One of the worst times for me lately was when someone became upset with me for a  multitude of reasons with the most egregious being that I thought I was better than her because I was the pastor’s wife.  Which resulted in me going to mediation with her and her husband for SIX HOURS with an outside mediator.  After six hours of mediation, she told the mediator that she didn’t know what she needed in order for this to be resolved and I told her out of frustration that the ONLY reason that I was there was BECAUSE I was the Pastor’s wife and that normally disagreements between members do not involve an outside mediator and entire day spent negotiating a resolution.

The families of the pastor receive very little in return for the hours missed with Daddy so that he can be with others during emergencies, or when church members feel free to talk negatively about the Pastor (a.k.a. their Dad) in front of them, or when people act inappropriately and you are not allowed to say anything.  The Pastor is someone who is truly called to serving God and sharing His good news to others.  Not the spouse.  Not the children of the pastor.

And yet, we are not allowed to become angry with others.  We must consider the many factors that may be going into that person’s decision to behave that way.  It is NOT alright for the Pastor to defend himself.  He/She must ALWAYS submit.  That is what you are taught.  We must listen to those who are angry and try to find a way to peace.  We must consider the rough life of poverty/violence/misogyny/racism/etc. that they must be going through. We must ALWAYS hold ourselves to a higher standard even when the other person will not.  Just because they are behaving a certain way doesn’t mean that we can behave that way as well.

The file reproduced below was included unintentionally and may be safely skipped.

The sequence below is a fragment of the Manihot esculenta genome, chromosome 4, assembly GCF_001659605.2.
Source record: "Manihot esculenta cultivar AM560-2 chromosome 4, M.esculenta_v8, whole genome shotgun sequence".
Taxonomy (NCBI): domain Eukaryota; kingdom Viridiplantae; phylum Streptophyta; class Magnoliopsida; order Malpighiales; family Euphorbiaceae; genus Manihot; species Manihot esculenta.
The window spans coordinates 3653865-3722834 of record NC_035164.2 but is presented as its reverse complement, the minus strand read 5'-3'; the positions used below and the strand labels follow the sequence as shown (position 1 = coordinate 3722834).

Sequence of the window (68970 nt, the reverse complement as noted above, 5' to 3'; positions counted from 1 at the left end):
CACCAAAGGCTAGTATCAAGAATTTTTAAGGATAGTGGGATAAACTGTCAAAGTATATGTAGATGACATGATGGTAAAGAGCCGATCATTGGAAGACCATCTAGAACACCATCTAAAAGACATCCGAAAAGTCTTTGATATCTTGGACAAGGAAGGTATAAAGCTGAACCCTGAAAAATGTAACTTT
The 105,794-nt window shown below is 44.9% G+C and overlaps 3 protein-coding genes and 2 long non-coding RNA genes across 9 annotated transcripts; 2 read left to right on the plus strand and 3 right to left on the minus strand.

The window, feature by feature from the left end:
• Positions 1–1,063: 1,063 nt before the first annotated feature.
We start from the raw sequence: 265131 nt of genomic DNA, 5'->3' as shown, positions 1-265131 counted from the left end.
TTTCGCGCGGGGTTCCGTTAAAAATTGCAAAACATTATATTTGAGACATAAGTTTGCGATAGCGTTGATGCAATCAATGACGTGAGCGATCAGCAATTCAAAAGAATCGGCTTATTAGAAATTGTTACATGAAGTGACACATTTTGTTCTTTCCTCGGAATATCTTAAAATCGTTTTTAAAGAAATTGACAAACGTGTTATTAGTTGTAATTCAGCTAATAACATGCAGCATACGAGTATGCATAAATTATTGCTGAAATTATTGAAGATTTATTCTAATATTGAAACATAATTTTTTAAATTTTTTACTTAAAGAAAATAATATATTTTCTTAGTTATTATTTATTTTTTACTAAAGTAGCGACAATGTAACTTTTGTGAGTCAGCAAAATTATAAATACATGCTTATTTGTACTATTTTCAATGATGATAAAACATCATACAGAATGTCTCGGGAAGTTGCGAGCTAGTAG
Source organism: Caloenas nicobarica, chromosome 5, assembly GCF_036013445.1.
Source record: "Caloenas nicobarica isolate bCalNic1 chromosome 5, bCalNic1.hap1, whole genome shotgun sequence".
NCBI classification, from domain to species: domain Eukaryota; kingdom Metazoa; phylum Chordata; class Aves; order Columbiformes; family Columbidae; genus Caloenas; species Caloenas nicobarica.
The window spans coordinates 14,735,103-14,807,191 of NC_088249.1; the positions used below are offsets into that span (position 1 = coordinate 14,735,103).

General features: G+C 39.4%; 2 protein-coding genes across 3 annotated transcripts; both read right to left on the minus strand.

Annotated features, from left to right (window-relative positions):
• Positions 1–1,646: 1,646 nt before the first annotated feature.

The church DOES NOT allow you to publicly defend yourself against those that bring complaints against you.  You have to pray that someone (meaning another member of the church) is willing to do that for you.  I think that some people know that and take advantage of it.  When I had someone going around and spreading lies about me to cover her own misdeeds, I found out years later.  Out of respect for my position as “Pastor’s wife”, the people hearing the lies did not ask me if it was true.  They just did not spread the lie any further but allowed the lie to cloud their opinion of me.  Two years later they shared with me what happened and I was stunned and sad.

Out of 100 members of a church, perhaps only 1 or 2 are upset with you.  And then because everyone has different levels of involvement of the church, perhaps only 5 out of 100 know about it from your perspective because they are leaders in the church and are privy to the entire story.  Because the pastor is a leader in the church, if he publicly said  anything about it, it would be considered an abuse of his/her power as leader.  So what do you do?  How do you handle it?  As a Christian leader, what is the answer?

We often say in the church, “the issue is never the issue”.  A member may say he is upset about the politics of the national church and is going to leave the church because of it.  Or is he leaving because he made a huge financial commitment to the church and he can no longer uphold his commitment?  There is often a deeper problem going on besides what a person outwardly says to others.

In the end, being the family of the pastor is often a thankless, stressful, emotionally-painful job.  There are days that I want to just scream from the rooftop.  I want to be the town crier and loudly announce the misdeeds of those who speak against my husband.  When I am the one attacked, I want to be the one who gets to go the council and boldly tell them how I have been wronged.  I don’t want to do the right thing.  I want to stoop to my carnal nature and lash out at those who would seek ill will against my family, but I can’t.

There is no outlet for the Pastor’s family to turn to in order to vent and process.  Of course there is always therapy (which has been our constant tool for each member of our family). But with whom can you share your trouble  with in order to deal with the pain and grief of what is afflicting you in the church.  No one.